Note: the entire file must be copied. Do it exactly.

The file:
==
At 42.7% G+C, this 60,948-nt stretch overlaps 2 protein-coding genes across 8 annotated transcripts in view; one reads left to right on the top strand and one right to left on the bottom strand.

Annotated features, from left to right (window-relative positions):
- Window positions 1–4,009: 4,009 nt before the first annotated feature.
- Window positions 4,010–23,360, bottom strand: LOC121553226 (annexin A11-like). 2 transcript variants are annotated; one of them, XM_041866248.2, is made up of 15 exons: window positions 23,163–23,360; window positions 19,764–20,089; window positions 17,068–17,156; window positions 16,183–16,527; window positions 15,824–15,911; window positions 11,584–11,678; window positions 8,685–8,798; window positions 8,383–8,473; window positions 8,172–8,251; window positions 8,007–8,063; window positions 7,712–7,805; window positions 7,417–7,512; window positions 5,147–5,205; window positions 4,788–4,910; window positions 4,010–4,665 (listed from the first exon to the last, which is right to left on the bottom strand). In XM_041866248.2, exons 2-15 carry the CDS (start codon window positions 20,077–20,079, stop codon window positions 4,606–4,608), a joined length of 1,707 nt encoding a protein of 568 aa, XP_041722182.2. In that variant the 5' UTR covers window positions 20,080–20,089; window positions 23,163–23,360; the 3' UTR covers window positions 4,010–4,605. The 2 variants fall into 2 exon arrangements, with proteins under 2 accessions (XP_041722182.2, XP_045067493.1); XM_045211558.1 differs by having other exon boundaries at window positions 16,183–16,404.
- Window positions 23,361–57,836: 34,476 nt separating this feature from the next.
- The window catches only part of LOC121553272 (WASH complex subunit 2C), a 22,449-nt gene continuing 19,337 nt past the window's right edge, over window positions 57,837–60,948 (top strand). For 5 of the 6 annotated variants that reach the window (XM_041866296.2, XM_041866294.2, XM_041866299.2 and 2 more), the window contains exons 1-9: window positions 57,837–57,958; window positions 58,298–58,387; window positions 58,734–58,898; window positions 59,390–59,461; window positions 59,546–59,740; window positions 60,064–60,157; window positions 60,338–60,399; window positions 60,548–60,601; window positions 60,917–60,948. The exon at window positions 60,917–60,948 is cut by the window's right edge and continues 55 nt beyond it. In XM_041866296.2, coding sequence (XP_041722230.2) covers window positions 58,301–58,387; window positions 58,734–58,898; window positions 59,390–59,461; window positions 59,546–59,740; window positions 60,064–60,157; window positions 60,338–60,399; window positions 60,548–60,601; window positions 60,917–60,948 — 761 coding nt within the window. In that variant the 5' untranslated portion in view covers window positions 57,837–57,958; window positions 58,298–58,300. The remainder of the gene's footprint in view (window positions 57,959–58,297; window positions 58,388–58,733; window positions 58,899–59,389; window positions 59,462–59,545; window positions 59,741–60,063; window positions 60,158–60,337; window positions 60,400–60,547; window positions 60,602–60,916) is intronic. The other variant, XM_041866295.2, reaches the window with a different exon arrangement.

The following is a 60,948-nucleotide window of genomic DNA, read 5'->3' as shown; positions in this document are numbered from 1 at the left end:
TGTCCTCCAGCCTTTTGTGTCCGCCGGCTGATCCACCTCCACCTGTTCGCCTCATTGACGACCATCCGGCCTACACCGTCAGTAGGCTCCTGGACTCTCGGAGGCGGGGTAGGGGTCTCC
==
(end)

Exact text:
At 42.7% G+C, this 60,948-nt stretch overlaps 2 protein-coding genes across 8 annotated transcripts in view; one reads left to right on the top strand and one right to left on the bottom strand.

Annotated features, from left to right (window-relative positions):
- Window positions 1–4,009: 4,009 nt before the first annotated feature.
- Window positions 4,010–23,360, bottom strand: LOC121553226 (annexin A11-like). 2 transcript variants are annotated; one of them, XM_041866248.2, is made up of 15 exons: window positions 23,163–23,360; window positions 19,764–20,089; window positions 17,068–17,156; window positions 16,183–16,527; window positions 15,824–15,911; window positions 11,584–11,678; window positions 8,685–8,798; window positions 8,383–8,473; window positions 8,172–8,251; window positions 8,007–8,063; window positions 7,712–7,805; window positions 7,417–7,512; window positions 5,147–5,205; window positions 4,788–4,910; window positions 4,010–4,665 (listed from the first exon to the last, which is right to left on the bottom strand). In XM_041866248.2, exons 2-15 carry the CDS (start codon window positions 20,077–20,079, stop codon window positions 4,606–4,608), a joined length of 1,707 nt encoding a protein of 568 aa, XP_041722182.2. In that variant the 5' UTR covers window positions 20,080–20,089; window positions 23,163–23,360; the 3' UTR covers window positions 4,010–4,605. The 2 variants fall into 2 exon arrangements, with proteins under 2 accessions (XP_041722182.2, XP_045067493.1); XM_045211558.1 differs by having other exon boundaries at window positions 16,183–16,404.
- Window positions 23,361–57,836: 34,476 nt separating this feature from the next.
- The window catches only part of LOC121553272 (WASH complex subunit 2C), a 22,449-nt gene continuing 19,337 nt past the window's right edge, over window positions 57,837–60,948 (top strand). For 5 of the 6 annotated variants that reach the window (XM_041866296.2, XM_041866294.2, XM_041866299.2 and 2 more), the window contains exons 1-9: window positions 57,837–57,958; window positions 58,298–58,387; window positions 58,734–58,898; window positions 59,390–59,461; window positions 59,546–59,740; window positions 60,064–60,157; window positions 60,338–60,399; window positions 60,548–60,601; window positions 60,917–60,948. The exon at window positions 60,917–60,948 is cut by the window's right edge and continues 55 nt beyond it. In XM_041866296.2, coding sequence (XP_041722230.2) covers window positions 58,301–58,387; window positions 58,734–58,898; window positions 59,390–59,461; window positions 59,546–59,740; window positions 60,064–60,157; window positions 60,338–60,399; window positions 60,548–60,601; window positions 60,917–60,948 — 761 coding nt within the window. In that variant the 5' untranslated portion in view covers window positions 57,837–57,958; window positions 58,298–58,300. The remainder of the gene's footprint in view (window positions 57,959–58,297; window positions 58,388–58,733; window positions 58,899–59,389; window positions 59,462–59,545; window positions 59,741–60,063; window positions 60,158–60,337; window positions 60,400–60,547; window positions 60,602–60,916) is intronic. The other variant, XM_041866295.2, reaches the window with a different exon arrangement.

The following is a 60,948-nucleotide window of genomic DNA, read 5'->3' as shown; positions in this document are numbered from 1 at the left end:
TGTCCTCCAGCCTTTTGTGTCCGCCGGCTGATCCACCTCCACCTGTTCGCCTCATTGACGACCATCCGGCCTACACCGTCAGTAGGCTCCTGGACTCTCGGAGGCGGGGTAGGGGTCTCC